The SCSI target device is not required to participate in all task
      management functions."

   How does "not required to participate" translate into a command
response?

   Suppose the following scenario occurs: 

    1) Target port is in the Active/Optimized State.
    2) Task Manager receives a TMF (ex. LUN Reset).
    3) Target port implicitly transitions to the UNAVAILABLE state
before the
       TMF could be processed/completed.
    
   How should the task manager handle the TMF now that the LU is
inaccessible?
   Should the task manager:

     i) Return a response of TMF REJECTED to the task management
function?
    ii) Not respond to the task management function at all?
   iii) Return success to the task management function even though it
        could not finish process it? 

   C) How should the device server handle tasks that it had received
before
      the target port transitioned to the ALUA state of UNAVAILABLE?

   Section 5.8.2.5 of the specification also states:

     "Once a transition is completed, the new target port asymmetric
      access state may apply to some or all tasks entered into the task
      set before the completion of the transition. The new target port
      asymmetric access state shall apply to all tasks received by the
      device server after completion of a transition."

   Suppose the following scenario occurs:

    1) Target port is in the Active/Optimized State.
    2) Device Server receives multiple SCSI Read and Write requests.
    3) Target port implicitly and successfully transitions to the
       UNAVAILABLE state before any of the requests complete.

   Is the device server allowed to implicitly abort all of those tasks?
   Section 5.8.2.5 of the specification states:

     "An implicit CLEAR TASK SET task management function may be
      performed following a transition failure."

   But this only pertains to transition FAILUREs and in this scenario,
   the transition succeeded.  Which of the following should the device
   server do?

     i) Implicitly generate a CLEAR TASK SET and abort all tasks without
        sending any response to any of the tasks?
    ii) Return a response of CHECK CONDITION with sense key NOT READY
and
        additional sense code of LOGICAL UNIT NOT ACCESSIBLE, TARGET
PORT
        IN UNAVAILABLE STATE?

5) A) If the target port is in the ALUA state of STANDBY, does the
device
   server need to be able to satisfy all the requirements of a
Persistent
   Reservation request, including those that have the APTPL bit set?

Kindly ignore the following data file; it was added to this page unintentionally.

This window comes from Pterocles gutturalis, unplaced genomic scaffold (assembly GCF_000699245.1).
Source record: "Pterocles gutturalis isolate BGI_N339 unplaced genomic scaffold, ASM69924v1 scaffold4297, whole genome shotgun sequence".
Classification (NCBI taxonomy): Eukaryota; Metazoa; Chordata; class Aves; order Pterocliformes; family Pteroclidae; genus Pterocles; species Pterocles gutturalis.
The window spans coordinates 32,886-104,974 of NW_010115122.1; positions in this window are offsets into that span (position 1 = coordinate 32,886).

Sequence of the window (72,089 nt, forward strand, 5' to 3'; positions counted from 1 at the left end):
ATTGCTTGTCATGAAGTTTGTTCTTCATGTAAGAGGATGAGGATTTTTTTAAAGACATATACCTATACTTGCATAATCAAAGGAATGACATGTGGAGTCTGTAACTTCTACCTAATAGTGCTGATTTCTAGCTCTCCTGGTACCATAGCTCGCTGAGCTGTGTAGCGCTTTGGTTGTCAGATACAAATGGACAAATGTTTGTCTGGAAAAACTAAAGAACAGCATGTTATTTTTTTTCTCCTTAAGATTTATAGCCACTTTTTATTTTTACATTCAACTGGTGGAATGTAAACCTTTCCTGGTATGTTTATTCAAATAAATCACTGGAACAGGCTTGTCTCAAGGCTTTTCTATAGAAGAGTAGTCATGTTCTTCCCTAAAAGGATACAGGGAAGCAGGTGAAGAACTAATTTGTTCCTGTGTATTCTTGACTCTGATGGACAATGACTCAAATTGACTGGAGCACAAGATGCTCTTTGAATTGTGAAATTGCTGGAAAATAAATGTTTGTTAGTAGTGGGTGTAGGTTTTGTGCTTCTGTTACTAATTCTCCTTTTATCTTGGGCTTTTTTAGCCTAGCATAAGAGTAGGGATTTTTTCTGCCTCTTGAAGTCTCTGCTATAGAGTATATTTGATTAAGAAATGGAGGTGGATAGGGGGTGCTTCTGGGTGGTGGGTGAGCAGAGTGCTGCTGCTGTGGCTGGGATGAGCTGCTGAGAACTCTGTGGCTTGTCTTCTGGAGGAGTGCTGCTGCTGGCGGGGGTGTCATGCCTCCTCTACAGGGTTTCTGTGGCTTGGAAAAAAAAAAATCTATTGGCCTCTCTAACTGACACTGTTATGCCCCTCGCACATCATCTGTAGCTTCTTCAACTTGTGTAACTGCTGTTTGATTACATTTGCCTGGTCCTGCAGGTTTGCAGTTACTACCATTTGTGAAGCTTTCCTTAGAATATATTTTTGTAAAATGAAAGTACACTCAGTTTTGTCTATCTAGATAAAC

Section 5.8.2.4.4 of the SPC-3 rev. 23 specification states the
following
   about the STANDBY state:

      "When being accessed through a target port in the standby target
       port asymmetric access state, the device server shall support
       those of the following commands that it supports while in the
       active/optimized target port asymmetric access state:
       ...
       l) PERSISTENT RESERVE IN;
       m) PERSISTENT RESERVE OUT;"

   Suppose the device server is able to support the APTPL bit when the
target
   port is in the ACTIVE/OPTIMIZED state.  Section 6.12.3 on the
Persistent
   Reserve Out command in the SPC-3 rev. 23 specification states the
following
   about the APTPL bit:

      "If the last valid APTPL bit value received by the device server
is
       zero, the loss of power in the SCSI target device shall release
       the persistent reservation for the logical unit and remove all
       registered reservation keys (see 5.6.6). If the last valid
       APTPL bit value received by the device server is one, the logical
       unit shall retain any persistent reservation(s) that may be
present
       and all reservation keys (i.e., registrations) for all I_T
nexuses
       even if power is lost and later returned (see 5.6.4)."

   If contact with the logical unit (which also happens to be the
storage
   location of the registration keys of a persistent reservation
command) and
   the target port transitions to the ALUA state of STANDBY, does it
still
   need to support the APTPL bit setting for persistent reservations?

5) B) What should an initiator port do when it receives back an ALUA
state
   of STANDBY from the target port?  What should an initiator port do
when
   it receives back an ALUA state of UNAVAILABLE from the target port?
What
   should an initiator port do when it receives back an ALUA state of
   TRANSITIONING?

   What does an initiator port do when all target ports are in STANDBY?
Or
   if all target ports are in TRANSITIONING?

   Which ALUA state should the target port return if it wishes the
initiator
   port to keep retrying I/O until it succeeds?

	Thanks,
	Fred Knight
	Network Appliance